What I’ve Learnt About Crowdfunding – Week 3

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My crowdfunding project has been running for 3 weeks now with 2 weeks to go. It is on the Irish crowdfunding website FundIt which operates an ‘all or nothing’ principle which means that if a person’s target is not achieved, he/she gets nothing.

I wrote about my thoughts after the first week here. The project is for a self published book ‘Would You Marry A Farmer?’ Confessions of an Irish Farmerette’ which was inspired by one of my most popular blog posts.

My target is €6,000 (which I’m now thinking might be too optimistic but time will tell) and I’ve achieved 32% at €1950 with 69 pledgers.  I calculated last week that I will need approximately 200 pledgers in total to reach my goal of €6,000, hence it needs another 130 funders.

Which Rewards Are Most Popular?

As expected, the pre-orders for the books are the most popular rewards, many of the funders are from Ireland or the UK and that reward for a hardcopy of the book is €15.  Some have pledged for the €25 (copy to be posted outside of Europe) and for the €45 reward (2 copies posted and acknowledgments/links).  There have been a few people booking the social media course and the €100 option for 5 books.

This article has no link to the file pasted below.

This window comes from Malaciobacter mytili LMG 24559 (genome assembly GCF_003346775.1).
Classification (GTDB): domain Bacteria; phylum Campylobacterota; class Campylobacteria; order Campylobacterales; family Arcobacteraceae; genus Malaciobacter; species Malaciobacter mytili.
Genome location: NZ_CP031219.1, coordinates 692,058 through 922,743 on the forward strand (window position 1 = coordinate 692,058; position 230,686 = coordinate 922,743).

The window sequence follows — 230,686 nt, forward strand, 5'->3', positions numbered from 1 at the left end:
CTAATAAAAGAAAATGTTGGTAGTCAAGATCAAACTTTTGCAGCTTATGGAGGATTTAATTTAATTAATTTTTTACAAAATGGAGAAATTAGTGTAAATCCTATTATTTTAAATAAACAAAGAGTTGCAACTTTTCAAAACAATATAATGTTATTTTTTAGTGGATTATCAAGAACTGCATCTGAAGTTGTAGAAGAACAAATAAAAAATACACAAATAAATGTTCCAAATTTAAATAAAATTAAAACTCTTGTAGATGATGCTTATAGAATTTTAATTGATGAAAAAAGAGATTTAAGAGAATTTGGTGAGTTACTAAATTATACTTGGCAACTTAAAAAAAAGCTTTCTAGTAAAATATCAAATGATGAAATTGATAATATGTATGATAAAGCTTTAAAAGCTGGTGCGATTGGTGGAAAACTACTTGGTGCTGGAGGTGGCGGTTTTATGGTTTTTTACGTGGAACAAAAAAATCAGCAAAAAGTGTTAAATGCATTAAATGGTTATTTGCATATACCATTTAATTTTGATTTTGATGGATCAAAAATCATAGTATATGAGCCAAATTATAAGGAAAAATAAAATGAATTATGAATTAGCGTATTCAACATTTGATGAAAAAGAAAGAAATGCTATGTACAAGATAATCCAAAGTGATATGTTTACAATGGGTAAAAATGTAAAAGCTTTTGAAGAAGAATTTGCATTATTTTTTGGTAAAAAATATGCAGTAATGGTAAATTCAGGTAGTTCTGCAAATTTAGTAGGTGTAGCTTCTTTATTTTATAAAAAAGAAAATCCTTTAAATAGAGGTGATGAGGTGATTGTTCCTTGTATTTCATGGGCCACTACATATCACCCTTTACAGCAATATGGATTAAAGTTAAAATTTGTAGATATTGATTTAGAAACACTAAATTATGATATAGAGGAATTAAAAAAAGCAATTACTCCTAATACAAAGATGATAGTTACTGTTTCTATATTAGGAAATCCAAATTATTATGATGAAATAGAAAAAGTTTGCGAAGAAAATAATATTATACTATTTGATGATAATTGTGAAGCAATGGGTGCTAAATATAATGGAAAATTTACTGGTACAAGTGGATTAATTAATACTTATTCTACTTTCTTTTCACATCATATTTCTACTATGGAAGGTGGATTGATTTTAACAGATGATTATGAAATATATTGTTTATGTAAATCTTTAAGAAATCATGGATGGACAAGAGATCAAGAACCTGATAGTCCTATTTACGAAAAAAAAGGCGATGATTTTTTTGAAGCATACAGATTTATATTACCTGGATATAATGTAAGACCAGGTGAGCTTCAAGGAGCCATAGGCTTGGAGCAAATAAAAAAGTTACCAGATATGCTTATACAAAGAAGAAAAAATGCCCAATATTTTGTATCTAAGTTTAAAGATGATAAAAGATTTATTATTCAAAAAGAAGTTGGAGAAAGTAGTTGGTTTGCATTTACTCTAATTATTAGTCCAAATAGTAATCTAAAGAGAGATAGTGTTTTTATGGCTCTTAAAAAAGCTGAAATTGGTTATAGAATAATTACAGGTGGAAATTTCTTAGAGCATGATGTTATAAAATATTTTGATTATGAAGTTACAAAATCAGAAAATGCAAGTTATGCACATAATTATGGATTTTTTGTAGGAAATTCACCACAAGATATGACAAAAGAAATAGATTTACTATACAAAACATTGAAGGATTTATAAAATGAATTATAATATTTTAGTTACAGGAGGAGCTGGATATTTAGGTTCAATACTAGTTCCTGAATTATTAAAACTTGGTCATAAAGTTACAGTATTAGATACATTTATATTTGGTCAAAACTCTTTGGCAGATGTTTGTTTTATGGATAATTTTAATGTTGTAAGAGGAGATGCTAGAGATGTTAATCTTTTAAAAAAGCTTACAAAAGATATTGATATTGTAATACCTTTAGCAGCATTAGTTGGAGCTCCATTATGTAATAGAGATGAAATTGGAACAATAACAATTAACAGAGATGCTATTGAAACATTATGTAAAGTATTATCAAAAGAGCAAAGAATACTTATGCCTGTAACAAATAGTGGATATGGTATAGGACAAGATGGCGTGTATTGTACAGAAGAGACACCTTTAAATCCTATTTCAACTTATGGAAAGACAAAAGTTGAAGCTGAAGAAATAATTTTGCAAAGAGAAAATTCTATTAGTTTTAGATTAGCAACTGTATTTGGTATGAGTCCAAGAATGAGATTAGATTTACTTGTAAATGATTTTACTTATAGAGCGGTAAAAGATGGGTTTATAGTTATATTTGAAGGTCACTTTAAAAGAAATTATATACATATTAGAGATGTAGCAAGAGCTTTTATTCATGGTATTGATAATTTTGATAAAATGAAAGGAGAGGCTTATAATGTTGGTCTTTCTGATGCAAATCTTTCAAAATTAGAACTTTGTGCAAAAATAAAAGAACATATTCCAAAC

Where Are The Pledges Coming From?

In hindsight, I should have told more people before the crowdfunding project went live. Friends need to be informed, they need to be aware of your passion, how much the project means to you so they are ready to support you by either pledging or sharing or both. I launched it and then told people.  As is normal, people will put it on the long finger too when they get the notification but it is important that you get some support and pledges in early. Apparently more strangers will support once it reaches 20 or 30% and I certainly found that to be the case once it reached 15%. It is still early days so it will be interesting to see if this continues.

Fundit is much smaller than some other crowdfunding websites which means it won’t have the same number of regular visitors or philanthropic pledgers that a crowdfunding site such as Kickstarter or Indiegogo might.  However, the advantages are that there isn’t as much competition for those pledges and it is easier for your project to be profiled on the home page.

There are 8 anonymous pledgers for the project of whom I know the names of three – three friends who chose to remain anonymous. I have no idea who the other 5 are and won’t find out until the project is successful.

Of the 61 known funders so far, 17 (28%) of them are from twitter. What I mean by that is I have never met them and only know them via twitter. They are people I’ve chatted to in tweetchats or about farming and it was especially wonderful to see their names pop up and know that they want to read my book. 9 (15%) are totally unknown to me so I don’t know whether they saw it on facebook or twitter or on my blog.  30 (almost 50%) are known to me in that they have been friends for a long time or have become friends through social media, business or networking. 4 came via the blog or facebook and one came from a post on another blog.